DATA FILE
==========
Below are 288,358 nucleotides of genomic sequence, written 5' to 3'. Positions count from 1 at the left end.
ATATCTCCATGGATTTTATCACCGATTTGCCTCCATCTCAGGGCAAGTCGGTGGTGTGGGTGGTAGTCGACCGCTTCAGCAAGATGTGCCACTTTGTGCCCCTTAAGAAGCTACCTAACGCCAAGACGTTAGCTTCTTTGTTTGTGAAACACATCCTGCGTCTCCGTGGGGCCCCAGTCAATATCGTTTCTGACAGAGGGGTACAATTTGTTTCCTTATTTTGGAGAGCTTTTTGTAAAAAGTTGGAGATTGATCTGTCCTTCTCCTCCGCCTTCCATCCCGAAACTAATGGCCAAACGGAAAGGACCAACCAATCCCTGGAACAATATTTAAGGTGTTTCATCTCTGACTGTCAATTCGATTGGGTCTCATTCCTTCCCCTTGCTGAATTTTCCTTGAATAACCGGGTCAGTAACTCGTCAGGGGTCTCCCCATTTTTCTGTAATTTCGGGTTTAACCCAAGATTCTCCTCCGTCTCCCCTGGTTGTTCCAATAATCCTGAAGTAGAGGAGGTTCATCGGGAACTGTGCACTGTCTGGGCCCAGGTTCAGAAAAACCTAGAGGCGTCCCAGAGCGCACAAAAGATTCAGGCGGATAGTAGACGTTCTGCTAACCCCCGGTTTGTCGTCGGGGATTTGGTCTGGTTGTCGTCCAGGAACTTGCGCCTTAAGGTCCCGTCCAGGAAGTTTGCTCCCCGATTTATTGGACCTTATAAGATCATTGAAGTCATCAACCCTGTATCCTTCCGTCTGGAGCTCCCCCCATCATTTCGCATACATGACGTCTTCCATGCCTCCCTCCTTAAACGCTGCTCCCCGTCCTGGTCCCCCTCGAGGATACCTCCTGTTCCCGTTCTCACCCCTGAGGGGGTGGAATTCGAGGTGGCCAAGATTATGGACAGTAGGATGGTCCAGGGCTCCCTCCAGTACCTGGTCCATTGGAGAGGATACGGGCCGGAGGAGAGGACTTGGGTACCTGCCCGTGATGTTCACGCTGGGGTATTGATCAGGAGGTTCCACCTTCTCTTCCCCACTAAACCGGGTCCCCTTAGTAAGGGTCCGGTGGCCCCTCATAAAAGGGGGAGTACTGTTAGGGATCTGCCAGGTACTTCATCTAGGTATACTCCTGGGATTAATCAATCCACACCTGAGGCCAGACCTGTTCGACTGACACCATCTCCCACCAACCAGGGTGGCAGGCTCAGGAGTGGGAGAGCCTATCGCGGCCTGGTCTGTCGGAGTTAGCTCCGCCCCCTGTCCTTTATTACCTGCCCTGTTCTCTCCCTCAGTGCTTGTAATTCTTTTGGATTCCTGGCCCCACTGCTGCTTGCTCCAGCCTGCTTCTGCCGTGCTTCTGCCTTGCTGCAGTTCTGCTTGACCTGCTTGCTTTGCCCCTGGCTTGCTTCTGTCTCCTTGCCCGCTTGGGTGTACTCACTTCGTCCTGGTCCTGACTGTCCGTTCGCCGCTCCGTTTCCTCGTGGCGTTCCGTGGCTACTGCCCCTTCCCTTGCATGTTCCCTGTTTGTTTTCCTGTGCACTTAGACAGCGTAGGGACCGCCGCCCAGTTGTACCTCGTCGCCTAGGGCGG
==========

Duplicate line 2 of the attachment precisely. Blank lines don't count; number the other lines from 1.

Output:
ATATCTCCATGGATTTTATCACCGATTTGCCTCCATCTCAGGGCAAGTCGGTGGTGTGGGTGGTAGTCGACCGCTTCAGCAAGATGTGCCACTTTGTGCCCCTTAAGAAGCTACCTAACGCCAAGACGTTAGCTTCTTTGTTTGTGAAACACATCCTGCGTCTCCGTGGGGCCCCAGTCAATATCGTTTCTGACAGAGGGGTACAATTTGTTTCCTTATTTTGGAGAGCTTTTTGTAAAAAGTTGGAGATTGATCTGTCCTTCTCCTCCGCCTTCCATCCCGAAACTAATGGCCAAACGGAAAGGACCAACCAATCCCTGGAACAATATTTAAGGTGTTTCATCTCTGACTGTCAATTCGATTGGGTCTCATTCCTTCCCCTTGCTGAATTTTCCTTGAATAACCGGGTCAGTAACTCGTCAGGGGTCTCCCCATTTTTCTGTAATTTCGGGTTTAACCCAAGATTCTCCTCCGTCTCCCCTGGTTGTTCCAATAATCCTGAAGTAGAGGAGGTTCATCGGGAACTGTGCACTGTCTGGGCCCAGGTTCAGAAAAACCTAGAGGCGTCCCAGAGCGCACAAAAGATTCAGGCGGATAGTAGACGTTCTGCTAACCCCCGGTTTGTCGTCGGGGATTTGGTCTGGTTGTCGTCCAGGAACTTGCGCCTTAAGGTCCCGTCCAGGAAGTTTGCTCCCCGATTTATTGGACCTTATAAGATCATTGAAGTCATCAACCCTGTATCCTTCCGTCTGGAGCTCCCCCCATCATTTCGCATACATGACGTCTTCCATGCCTCCCTCCTTAAACGCTGCTCCCCGTCCTGGTCCCCCTCGAGGATACCTCCTGTTCCCGTTCTCACCCCTGAGGGGGTGGAATTCGAGGTGGCCAAGATTATGGACAGTAGGATGGTCCAGGGCTCCCTCCAGTACCTGGTCCATTGGAGAGGATACGGGCCGGAGGAGAGGACTTGGGTACCTGCCCGTGATGTTCACGCTGGGGTATTGATCAGGAGGTTCCACCTTCTCTTCCCCACTAAACCGGGTCCCCTTAGTAAGGGTCCGGTGGCCCCTCATAAAAGGGGGAGTACTGTTAGGGATCTGCCAGGTACTTCATCTAGGTATACTCCTGGGATTAATCAATCCACACCTGAGGCCAGACCTGTTCGACTGACACCATCTCCCACCAACCAGGGTGGCAGGCTCAGGAGTGGGAGAGCCTATCGCGGCCTGGTCTGTCGGAGTTAGCTCCGCCCCCTGTCCTTTATTACCTGCCCTGTTCTCTCCCTCAGTGCTTGTAATTCTTTTGGATTCCTGGCCCCACTGCTGCTTGCTCCAGCCTGCTTCTGCCGTGCTTCTGCCTTGCTGCAGTTCTGCTTGACCTGCTTGCTTTGCCCCTGGCTTGCTTCTGTCTCCTTGCCCGCTTGGGTGTACTCACTTCGTCCTGGTCCTGACTGTCCGTTCGCCGCTCCGTTTCCTCGTGGCGTTCCGTGGCTACTGCCCCTTCCCTTGCATGTTCCCTGTTTGTTTTCCTGTGCACTTAGACAGCGTAGGGACCGCCGCCCAGTTGTACCTCGTCGCCTAGGGCGG